In the afternoon I get in the car for the first time since Monday and drive to the shopping centre to get shoes for a wedding on Saturday I’m glad to know I’m finally definitely going to attend, whatever happens. The teenage boy at the till asks me if I’ve been shopping long today, and I respond with a beaming non-sequitur that I’ve just come from my father’s deathbed. ‘I take it from your smile he’s OK, though!’ he smiles back at me, and I find that I’m smiling even more now, as I explain in way too much detail (Him: ‘Right, if you could… just… put your card in… please…’) just how long they think he’s got, and that it’s just sheer magic to be out in the real world again. When the transaction is finished he smiles at me, properly, and wishes me luck, and I want to hug him and have him hug me and we would both feel total peace and that feeling would spread out from us to all the shoppers, out past the glass walls of the shopping centre, out across the country, out over the world, and all wars would cease forever, for good. But I take my bag and thank him and look away, not knowing how one deals with this precise situation. 
Last night, after three days sitting mostly alone at my father’s bedside, I go a bit Bertha Mason. A phone call from someone infinitely more sensible than me stops me from torching the place, and tells me that while my father *will* die, we will all keep living. So we need to keep living. 
This morning I wake up to pouring rain. By the time I’ve got my running kit on, it’s become a full-blown thunder storm and the rain’s coming down so hard I can’t see the end of the road. My mother forbids me from going. It’s all the fuel I need. I run away from the traffic and into the fields, and in the middle of one huge open field I’m already drenched and the thunder booms and it’s like a perfect Dawson’s Creek moment and I remember how much I liked being a teenager, for moments like this.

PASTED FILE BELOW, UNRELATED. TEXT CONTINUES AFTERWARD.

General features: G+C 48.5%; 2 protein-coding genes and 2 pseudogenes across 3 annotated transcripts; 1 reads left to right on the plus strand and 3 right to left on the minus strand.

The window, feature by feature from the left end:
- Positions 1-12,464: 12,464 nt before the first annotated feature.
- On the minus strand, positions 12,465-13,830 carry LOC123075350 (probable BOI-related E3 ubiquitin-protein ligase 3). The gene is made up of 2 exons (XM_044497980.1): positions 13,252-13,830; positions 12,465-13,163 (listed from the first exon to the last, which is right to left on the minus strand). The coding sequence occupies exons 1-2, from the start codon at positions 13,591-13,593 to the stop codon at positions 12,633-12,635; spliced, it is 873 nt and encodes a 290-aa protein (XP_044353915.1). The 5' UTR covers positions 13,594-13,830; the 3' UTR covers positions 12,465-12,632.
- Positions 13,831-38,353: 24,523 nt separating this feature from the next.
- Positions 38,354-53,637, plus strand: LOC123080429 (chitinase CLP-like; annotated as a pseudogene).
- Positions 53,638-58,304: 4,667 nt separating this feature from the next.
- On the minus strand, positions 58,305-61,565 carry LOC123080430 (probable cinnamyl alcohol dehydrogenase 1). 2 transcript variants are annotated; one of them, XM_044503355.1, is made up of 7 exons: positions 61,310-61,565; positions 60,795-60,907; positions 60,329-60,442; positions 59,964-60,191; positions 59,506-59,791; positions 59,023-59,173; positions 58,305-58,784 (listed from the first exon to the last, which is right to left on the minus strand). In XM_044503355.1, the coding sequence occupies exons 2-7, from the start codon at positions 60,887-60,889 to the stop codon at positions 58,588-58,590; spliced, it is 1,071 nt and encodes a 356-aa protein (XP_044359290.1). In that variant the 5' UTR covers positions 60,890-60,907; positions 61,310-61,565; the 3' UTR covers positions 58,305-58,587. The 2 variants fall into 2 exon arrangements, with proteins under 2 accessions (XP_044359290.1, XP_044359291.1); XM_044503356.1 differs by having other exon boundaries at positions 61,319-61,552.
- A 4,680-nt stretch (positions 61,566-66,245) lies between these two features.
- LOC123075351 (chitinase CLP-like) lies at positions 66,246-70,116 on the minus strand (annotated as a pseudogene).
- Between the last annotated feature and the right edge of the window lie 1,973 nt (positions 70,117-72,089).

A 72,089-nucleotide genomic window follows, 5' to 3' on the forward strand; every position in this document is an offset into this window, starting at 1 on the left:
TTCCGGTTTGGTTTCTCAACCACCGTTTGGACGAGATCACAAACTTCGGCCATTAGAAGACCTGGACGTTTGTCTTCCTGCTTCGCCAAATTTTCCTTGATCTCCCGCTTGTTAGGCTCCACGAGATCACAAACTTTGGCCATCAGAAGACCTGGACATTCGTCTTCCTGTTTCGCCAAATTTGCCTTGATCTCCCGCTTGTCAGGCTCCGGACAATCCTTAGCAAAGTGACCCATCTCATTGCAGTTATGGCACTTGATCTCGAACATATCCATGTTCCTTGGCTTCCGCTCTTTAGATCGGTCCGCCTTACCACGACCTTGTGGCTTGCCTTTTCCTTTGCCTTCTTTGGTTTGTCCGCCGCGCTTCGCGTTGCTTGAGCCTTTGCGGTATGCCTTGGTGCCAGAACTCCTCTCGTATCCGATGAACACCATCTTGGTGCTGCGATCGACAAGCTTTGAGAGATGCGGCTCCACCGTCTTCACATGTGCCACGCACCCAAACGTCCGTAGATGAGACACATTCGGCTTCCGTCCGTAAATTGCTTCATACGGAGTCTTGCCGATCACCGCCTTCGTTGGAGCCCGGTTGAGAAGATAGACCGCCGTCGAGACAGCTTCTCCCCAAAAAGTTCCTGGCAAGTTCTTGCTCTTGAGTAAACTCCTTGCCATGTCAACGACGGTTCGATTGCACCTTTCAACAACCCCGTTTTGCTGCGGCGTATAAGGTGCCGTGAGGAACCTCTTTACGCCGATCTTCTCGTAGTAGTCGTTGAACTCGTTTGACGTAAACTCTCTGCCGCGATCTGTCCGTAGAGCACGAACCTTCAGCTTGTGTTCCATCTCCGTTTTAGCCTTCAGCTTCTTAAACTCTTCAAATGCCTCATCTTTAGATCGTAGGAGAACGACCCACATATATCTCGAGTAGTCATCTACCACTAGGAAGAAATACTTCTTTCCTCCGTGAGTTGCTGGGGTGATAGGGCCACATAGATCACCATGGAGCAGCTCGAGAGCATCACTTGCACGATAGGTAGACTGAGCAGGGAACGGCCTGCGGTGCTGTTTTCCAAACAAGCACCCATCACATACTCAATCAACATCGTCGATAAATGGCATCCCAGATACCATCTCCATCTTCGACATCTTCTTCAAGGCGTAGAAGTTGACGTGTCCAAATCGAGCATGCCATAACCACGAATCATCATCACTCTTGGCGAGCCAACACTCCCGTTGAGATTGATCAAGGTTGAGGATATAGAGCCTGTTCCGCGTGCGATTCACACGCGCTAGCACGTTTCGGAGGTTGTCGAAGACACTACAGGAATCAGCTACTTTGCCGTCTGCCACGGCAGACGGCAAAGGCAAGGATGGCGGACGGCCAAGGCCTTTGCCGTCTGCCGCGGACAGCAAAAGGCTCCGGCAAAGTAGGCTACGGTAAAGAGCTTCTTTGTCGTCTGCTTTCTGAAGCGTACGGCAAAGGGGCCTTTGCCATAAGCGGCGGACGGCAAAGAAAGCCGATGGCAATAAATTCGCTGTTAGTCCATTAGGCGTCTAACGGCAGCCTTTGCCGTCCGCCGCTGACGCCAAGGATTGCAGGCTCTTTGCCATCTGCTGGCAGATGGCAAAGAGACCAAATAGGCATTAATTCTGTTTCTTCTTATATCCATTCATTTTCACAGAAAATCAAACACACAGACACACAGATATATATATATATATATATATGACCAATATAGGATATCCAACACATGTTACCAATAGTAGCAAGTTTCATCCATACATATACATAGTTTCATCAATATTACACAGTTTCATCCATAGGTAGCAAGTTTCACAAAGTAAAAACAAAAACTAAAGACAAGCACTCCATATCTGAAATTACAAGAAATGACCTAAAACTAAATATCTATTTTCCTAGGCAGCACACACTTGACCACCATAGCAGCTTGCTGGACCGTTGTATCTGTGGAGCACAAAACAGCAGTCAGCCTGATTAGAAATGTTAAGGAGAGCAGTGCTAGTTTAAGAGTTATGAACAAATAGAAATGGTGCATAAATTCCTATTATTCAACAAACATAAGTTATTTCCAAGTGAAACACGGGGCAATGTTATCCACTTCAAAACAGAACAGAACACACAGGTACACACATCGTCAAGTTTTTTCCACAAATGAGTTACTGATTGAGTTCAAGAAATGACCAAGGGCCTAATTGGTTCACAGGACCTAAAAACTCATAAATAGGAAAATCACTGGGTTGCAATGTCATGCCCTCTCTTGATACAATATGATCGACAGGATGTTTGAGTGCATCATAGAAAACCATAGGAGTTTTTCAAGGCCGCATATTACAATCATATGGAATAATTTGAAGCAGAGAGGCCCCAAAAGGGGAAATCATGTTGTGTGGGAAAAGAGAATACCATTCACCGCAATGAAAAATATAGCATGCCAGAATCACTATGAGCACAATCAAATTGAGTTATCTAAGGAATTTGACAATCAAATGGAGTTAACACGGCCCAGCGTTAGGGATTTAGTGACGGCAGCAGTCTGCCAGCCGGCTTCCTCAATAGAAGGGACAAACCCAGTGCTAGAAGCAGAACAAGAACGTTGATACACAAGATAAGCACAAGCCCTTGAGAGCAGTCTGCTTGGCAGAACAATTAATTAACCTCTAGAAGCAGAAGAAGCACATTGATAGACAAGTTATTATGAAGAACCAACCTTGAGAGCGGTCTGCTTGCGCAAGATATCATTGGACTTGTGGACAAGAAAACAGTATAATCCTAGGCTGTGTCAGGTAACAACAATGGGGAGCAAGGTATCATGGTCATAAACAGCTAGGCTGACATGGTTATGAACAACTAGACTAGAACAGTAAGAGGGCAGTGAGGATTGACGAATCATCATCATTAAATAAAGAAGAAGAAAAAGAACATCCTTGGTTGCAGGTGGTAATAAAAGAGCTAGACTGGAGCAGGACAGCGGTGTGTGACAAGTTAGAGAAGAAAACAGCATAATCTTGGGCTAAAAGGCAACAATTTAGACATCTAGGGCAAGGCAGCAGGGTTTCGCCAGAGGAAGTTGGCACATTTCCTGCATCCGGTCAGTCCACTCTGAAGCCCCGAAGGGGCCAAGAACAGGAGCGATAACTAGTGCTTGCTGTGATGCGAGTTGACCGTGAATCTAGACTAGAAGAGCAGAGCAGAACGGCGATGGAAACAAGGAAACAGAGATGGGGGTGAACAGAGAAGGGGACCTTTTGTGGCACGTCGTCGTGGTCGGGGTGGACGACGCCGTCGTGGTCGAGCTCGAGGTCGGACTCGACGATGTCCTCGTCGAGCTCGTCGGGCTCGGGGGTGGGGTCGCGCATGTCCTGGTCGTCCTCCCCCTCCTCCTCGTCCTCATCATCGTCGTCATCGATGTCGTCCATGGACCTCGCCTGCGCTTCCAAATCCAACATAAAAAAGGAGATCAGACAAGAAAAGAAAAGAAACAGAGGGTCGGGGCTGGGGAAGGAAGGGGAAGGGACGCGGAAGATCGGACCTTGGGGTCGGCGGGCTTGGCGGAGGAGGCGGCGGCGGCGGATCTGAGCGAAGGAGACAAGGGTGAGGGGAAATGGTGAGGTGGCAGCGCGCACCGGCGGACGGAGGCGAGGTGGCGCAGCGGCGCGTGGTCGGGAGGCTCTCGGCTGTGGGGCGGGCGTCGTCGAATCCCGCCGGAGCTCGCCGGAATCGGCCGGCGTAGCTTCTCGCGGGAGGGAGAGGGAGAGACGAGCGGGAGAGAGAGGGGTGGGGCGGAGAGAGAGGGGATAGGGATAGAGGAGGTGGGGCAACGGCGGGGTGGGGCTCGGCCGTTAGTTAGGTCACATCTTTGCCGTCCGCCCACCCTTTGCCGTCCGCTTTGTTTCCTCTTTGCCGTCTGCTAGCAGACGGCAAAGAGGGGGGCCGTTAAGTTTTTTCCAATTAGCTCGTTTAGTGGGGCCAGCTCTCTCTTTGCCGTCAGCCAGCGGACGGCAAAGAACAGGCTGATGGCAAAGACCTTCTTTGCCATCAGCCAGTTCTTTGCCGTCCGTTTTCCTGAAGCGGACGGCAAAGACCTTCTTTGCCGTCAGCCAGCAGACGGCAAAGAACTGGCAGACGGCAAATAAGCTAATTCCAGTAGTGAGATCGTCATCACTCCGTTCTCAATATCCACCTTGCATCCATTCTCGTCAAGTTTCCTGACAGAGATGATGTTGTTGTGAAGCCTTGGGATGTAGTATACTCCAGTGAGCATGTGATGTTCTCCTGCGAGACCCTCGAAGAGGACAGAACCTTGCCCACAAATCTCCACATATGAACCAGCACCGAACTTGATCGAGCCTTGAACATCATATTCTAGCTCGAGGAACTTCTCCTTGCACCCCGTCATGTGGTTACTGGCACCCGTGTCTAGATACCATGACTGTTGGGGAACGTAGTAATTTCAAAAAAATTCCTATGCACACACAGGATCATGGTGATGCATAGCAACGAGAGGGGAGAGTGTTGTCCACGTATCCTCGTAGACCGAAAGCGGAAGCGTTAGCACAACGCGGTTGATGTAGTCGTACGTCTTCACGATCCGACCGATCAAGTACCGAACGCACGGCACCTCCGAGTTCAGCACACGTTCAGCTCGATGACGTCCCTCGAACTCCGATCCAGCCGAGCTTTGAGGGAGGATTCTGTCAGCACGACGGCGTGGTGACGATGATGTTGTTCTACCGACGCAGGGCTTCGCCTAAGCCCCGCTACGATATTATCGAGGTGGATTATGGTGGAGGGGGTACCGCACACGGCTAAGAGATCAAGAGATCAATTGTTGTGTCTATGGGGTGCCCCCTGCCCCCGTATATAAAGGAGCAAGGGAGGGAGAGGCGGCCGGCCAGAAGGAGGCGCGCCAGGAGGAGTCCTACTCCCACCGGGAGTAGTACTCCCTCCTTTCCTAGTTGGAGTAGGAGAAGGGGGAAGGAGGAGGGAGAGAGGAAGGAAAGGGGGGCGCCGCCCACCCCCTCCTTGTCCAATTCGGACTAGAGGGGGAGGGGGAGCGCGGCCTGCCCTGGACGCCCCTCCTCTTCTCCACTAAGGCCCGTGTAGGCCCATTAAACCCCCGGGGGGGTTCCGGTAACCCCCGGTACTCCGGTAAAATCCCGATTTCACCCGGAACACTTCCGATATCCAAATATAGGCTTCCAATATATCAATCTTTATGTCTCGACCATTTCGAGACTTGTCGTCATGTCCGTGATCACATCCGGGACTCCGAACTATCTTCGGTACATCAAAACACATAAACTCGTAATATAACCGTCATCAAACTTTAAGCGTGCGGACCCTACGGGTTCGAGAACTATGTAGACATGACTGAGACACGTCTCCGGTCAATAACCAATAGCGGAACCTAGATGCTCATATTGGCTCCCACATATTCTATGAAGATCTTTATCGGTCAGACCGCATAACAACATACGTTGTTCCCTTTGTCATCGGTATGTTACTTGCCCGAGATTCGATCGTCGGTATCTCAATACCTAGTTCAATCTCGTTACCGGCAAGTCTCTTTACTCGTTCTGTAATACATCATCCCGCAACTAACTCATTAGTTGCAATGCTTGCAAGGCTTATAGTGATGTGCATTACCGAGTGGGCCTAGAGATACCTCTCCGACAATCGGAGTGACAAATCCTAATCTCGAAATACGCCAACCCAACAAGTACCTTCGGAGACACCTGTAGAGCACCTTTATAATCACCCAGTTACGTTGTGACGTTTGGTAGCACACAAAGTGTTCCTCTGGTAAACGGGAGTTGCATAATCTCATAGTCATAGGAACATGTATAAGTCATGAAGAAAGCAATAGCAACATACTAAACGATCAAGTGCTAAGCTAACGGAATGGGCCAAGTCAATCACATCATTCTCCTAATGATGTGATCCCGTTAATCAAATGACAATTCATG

In the afternoon I get in the car for the first time since Monday and drive to the shopping centre to get shoes for a wedding on Saturday I’m glad to know I’m finally definitely going to attend, whatever happens. The teenage boy at the till asks me if I’ve been shopping long today, and I respond with a beaming non-sequitur that I’ve just come from my father’s deathbed. ‘I take it from your smile he’s OK, though!’ he smiles back at me, and I find that I’m smiling even more now, as I explain in way too much detail (Him: ‘Right, if you could… just… put your card in… please…’) just how long they think he’s got, and that it’s just sheer magic to be out in the real world again. When the transaction is finished he smiles at me, properly, and wishes me luck, and I want to hug him and have him hug me and we would both feel total peace and that feeling would spread out from us to all the shoppers, out past the glass walls of the shopping centre, out across the country, out over the world, and all wars would cease forever, for good. But I take my bag and thank him and look away, not knowing how one deals with this precise situation.